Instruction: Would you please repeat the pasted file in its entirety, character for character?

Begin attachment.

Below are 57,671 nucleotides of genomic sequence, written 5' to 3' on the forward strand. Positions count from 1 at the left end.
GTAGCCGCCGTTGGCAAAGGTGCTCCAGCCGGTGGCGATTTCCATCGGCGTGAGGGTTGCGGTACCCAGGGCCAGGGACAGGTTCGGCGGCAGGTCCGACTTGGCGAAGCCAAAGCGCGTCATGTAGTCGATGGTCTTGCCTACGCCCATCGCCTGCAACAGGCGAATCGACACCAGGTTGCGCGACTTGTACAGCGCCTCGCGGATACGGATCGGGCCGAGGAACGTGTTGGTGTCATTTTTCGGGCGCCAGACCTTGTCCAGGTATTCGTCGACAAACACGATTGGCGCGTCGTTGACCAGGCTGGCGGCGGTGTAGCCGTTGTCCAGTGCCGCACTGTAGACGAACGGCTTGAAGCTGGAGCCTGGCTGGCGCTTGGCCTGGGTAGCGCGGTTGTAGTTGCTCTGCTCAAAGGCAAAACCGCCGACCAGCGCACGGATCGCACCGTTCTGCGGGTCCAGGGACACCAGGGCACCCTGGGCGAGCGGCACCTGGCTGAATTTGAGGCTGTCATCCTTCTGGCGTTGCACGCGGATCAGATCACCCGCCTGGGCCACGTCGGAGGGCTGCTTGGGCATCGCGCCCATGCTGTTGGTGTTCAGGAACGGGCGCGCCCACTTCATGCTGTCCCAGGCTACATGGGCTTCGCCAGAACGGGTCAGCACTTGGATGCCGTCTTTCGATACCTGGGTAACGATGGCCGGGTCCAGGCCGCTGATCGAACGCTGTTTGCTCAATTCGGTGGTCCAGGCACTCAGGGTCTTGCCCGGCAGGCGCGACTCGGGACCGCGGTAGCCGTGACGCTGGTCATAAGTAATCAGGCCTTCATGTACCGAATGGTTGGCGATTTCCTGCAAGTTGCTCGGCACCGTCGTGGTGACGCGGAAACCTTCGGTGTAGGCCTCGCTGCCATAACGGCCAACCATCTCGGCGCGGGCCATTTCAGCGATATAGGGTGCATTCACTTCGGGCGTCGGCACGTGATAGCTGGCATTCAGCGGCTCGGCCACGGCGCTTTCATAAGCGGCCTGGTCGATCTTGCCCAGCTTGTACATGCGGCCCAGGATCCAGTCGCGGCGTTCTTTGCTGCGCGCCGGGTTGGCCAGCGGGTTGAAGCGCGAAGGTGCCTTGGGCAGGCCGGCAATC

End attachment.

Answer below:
Below are 57,671 nucleotides of genomic sequence, written 5' to 3' on the forward strand. Positions count from 1 at the left end.
GTAGCCGCCGTTGGCAAAGGTGCTCCAGCCGGTGGCGATTTCCATCGGCGTGAGGGTTGCGGTACCCAGGGCCAGGGACAGGTTCGGCGGCAGGTCCGACTTGGCGAAGCCAAAGCGCGTCATGTAGTCGATGGTCTTGCCTACGCCCATCGCCTGCAACAGGCGAATCGACACCAGGTTGCGCGACTTGTACAGCGCCTCGCGGATACGGATCGGGCCGAGGAACGTGTTGGTGTCATTTTTCGGGCGCCAGACCTTGTCCAGGTATTCGTCGACAAACACGATTGGCGCGTCGTTGACCAGGCTGGCGGCGGTGTAGCCGTTGTCCAGTGCCGCACTGTAGACGAACGGCTTGAAGCTGGAGCCTGGCTGGCGCTTGGCCTGGGTAGCGCGGTTGTAGTTGCTCTGCTCAAAGGCAAAACCGCCGACCAGCGCACGGATCGCACCGTTCTGCGGGTCCAGGGACACCAGGGCACCCTGGGCGAGCGGCACCTGGCTGAATTTGAGGCTGTCATCCTTCTGGCGTTGCACGCGGATCAGATCACCCGCCTGGGCCACGTCGGAGGGCTGCTTGGGCATCGCGCCCATGCTGTTGGTGTTCAGGAACGGGCGCGCCCACTTCATGCTGTCCCAGGCTACATGGGCTTCGCCAGAACGGGTCAGCACTTGGATGCCGTCTTTCGATACCTGGGTAACGATGGCCGGGTCCAGGCCGCTGATCGAACGCTGTTTGCTCAATTCGGTGGTCCAGGCACTCAGGGTCTTGCCCGGCAGGCGCGACTCGGGACCGCGGTAGCCGTGACGCTGGTCATAAGTAATCAGGCCTTCATGTACCGAATGGTTGGCGATTTCCTGCAAGTTGCTCGGCACCGTCGTGGTGACGCGGAAACCTTCGGTGTAGGCCTCGCTGCCATAACGGCCAACCATCTCGGCGCGGGCCATTTCAGCGATATAGGGTGCATTCACTTCGGGCGTCGGCACGTGATAGCTGGCATTCAGCGGCTCGGCCACGGCGCTTTCATAAGCGGCCTGGTCGATCTTGCCCAGCTTGTACATGCGGCCCAGGATCCAGTCGCGGCGTTCTTTGCTGCGCGCCGGGTTGGCCAGCGGGTTGAAGCGCGAAGGTGCCTTGGGCAGGCCGGCAATC